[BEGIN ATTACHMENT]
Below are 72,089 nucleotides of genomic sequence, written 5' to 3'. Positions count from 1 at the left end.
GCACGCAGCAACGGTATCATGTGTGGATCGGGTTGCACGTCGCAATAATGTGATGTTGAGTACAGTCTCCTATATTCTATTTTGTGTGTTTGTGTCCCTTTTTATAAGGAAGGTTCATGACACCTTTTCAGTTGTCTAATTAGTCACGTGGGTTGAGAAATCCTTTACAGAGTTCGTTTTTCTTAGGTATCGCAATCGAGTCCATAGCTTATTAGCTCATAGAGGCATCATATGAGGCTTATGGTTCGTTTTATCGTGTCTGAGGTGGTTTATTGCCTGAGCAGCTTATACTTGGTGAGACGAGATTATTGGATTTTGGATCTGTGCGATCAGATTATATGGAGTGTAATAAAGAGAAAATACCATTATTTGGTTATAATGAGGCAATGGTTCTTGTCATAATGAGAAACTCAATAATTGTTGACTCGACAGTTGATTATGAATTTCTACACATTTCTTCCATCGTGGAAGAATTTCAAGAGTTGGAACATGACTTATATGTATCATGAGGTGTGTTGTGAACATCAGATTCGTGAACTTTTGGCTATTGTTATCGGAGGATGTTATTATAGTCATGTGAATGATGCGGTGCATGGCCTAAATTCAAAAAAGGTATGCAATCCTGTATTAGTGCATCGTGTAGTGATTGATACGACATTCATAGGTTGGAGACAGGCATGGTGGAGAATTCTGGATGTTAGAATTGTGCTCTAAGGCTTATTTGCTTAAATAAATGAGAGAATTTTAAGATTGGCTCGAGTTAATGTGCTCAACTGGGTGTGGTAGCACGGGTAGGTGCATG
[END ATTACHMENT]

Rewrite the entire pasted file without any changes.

Below are 72,089 nucleotides of genomic sequence, written 5' to 3'. Positions count from 1 at the left end.
GCACGCAGCAACGGTATCATGTGTGGATCGGGTTGCACGTCGCAATAATGTGATGTTGAGTACAGTCTCCTATATTCTATTTTGTGTGTTTGTGTCCCTTTTTATAAGGAAGGTTCATGACACCTTTTCAGTTGTCTAATTAGTCACGTGGGTTGAGAAATCCTTTACAGAGTTCGTTTTTCTTAGGTATCGCAATCGAGTCCATAGCTTATTAGCTCATAGAGGCATCATATGAGGCTTATGGTTCGTTTTATCGTGTCTGAGGTGGTTTATTGCCTGAGCAGCTTATACTTGGTGAGACGAGATTATTGGATTTTGGATCTGTGCGATCAGATTATATGGAGTGTAATAAAGAGAAAATACCATTATTTGGTTATAATGAGGCAATGGTTCTTGTCATAATGAGAAACTCAATAATTGTTGACTCGACAGTTGATTATGAATTTCTACACATTTCTTCCATCGTGGAAGAATTTCAAGAGTTGGAACATGACTTATATGTATCATGAGGTGTGTTGTGAACATCAGATTCGTGAACTTTTGGCTATTGTTATCGGAGGATGTTATTATAGTCATGTGAATGATGCGGTGCATGGCCTAAATTCAAAAAAGGTATGCAATCCTGTATTAGTGCATCGTGTAGTGATTGATACGACATTCATAGGTTGGAGACAGGCATGGTGGAGAATTCTGGATGTTAGAATTGTGCTCTAAGGCTTATTTGCTTAAATAAATGAGAGAATTTTAAGATTGGCTCGAGTTAATGTGCTCAACTGGGTGTGGTAGCACGGGTAGGTGCATG